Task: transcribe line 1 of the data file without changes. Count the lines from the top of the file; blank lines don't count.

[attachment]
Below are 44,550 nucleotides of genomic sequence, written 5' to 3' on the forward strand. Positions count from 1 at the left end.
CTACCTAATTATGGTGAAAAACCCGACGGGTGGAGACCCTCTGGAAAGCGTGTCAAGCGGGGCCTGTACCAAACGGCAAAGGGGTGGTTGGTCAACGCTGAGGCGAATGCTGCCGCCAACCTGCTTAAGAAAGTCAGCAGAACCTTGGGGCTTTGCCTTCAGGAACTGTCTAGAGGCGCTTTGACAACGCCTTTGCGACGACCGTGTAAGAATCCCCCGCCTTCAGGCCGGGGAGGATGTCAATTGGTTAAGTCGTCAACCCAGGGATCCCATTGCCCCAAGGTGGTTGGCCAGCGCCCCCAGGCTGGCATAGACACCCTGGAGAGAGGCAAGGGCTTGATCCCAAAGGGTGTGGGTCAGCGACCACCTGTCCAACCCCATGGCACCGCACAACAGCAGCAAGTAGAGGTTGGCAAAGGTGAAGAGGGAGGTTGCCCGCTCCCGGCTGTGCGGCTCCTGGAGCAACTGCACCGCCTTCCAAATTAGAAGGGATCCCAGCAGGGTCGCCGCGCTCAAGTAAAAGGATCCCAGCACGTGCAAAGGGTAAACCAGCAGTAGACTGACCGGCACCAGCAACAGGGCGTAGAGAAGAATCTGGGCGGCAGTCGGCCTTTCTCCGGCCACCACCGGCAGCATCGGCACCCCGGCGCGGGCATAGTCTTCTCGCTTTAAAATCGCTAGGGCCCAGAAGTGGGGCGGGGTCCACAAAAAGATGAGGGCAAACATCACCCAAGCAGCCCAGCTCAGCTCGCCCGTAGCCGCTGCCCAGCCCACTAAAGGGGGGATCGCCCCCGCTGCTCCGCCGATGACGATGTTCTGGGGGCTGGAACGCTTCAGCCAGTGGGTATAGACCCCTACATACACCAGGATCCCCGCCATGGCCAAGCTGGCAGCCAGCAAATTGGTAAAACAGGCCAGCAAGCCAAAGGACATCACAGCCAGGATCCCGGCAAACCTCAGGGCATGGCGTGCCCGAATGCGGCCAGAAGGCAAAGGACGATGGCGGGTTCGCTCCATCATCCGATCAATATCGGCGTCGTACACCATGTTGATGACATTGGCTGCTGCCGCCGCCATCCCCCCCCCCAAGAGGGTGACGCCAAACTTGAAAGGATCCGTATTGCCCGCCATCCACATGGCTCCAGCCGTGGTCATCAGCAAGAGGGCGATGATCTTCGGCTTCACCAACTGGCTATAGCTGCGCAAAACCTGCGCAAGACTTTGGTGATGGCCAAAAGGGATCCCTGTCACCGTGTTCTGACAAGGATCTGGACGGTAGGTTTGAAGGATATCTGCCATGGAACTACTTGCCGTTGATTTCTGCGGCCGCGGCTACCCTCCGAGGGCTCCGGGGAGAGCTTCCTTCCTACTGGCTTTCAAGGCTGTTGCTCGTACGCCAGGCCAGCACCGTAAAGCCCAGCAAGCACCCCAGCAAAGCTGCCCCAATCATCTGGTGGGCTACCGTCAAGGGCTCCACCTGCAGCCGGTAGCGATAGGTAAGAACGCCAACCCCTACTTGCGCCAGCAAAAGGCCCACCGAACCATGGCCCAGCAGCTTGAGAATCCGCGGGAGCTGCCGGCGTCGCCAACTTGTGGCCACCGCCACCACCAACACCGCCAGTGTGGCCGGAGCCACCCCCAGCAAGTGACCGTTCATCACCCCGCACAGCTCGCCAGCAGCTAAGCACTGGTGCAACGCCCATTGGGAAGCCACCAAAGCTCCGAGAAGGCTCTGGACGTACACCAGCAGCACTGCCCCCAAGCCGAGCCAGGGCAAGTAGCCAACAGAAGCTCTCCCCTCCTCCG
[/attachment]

Below are 44,550 nucleotides of genomic sequence, written 5' to 3' on the forward strand. Positions count from 1 at the left end.